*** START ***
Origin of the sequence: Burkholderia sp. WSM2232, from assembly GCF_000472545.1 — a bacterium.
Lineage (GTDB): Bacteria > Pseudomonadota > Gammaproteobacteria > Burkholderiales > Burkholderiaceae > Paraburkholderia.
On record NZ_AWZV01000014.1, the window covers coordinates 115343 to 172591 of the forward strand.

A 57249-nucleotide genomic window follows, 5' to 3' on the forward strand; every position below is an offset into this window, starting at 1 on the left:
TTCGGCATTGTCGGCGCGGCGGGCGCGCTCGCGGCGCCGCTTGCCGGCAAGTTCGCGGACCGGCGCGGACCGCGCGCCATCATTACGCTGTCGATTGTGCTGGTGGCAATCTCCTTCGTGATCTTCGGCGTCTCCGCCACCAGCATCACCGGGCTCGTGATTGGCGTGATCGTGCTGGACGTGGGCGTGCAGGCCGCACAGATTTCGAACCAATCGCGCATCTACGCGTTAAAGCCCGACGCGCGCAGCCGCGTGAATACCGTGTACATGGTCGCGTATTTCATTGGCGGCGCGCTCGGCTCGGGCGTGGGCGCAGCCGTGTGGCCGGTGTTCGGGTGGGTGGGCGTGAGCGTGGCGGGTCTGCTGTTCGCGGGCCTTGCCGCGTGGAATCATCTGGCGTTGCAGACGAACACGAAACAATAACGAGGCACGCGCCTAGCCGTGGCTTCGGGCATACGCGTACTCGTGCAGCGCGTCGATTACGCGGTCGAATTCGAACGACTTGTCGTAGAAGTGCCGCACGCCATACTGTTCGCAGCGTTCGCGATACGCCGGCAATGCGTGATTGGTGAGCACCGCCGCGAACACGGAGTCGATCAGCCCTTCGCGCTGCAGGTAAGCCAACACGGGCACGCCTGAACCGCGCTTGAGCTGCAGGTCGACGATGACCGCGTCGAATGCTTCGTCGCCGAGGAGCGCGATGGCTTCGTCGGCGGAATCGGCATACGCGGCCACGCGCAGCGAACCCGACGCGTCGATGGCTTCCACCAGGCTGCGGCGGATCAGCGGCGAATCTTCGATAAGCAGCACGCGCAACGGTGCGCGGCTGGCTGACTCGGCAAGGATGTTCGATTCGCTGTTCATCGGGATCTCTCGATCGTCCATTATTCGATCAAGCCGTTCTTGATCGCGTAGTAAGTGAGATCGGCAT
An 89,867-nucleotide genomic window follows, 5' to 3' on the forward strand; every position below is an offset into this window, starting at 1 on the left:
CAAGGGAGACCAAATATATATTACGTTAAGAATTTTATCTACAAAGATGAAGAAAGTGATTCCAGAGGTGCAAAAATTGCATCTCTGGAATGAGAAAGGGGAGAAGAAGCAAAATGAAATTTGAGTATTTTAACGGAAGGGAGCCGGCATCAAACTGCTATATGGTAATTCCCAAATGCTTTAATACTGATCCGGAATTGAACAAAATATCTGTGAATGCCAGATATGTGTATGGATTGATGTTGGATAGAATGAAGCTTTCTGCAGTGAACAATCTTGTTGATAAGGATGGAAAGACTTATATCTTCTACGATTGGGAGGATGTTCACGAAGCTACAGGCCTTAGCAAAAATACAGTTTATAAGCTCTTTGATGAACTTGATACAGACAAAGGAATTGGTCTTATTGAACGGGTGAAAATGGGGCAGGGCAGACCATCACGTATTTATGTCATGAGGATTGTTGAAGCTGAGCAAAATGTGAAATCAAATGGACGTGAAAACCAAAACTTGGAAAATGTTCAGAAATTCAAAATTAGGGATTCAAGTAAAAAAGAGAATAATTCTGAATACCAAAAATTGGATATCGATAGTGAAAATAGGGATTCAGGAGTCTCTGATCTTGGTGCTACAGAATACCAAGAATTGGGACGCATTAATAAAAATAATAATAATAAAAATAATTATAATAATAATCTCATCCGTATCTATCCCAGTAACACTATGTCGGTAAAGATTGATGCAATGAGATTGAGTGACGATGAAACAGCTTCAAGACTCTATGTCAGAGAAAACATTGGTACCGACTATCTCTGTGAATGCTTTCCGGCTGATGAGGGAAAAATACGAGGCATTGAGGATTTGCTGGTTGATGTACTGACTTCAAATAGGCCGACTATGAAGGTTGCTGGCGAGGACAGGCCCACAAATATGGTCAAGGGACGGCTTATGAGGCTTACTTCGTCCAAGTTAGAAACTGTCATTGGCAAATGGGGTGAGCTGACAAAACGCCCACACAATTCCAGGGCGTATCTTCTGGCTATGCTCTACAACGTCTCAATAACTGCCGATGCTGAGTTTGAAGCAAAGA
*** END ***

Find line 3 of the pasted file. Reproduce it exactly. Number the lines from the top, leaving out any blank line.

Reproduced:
On record NZ_AWZV01000014.1, the window covers coordinates 115343 to 172591 of the forward strand.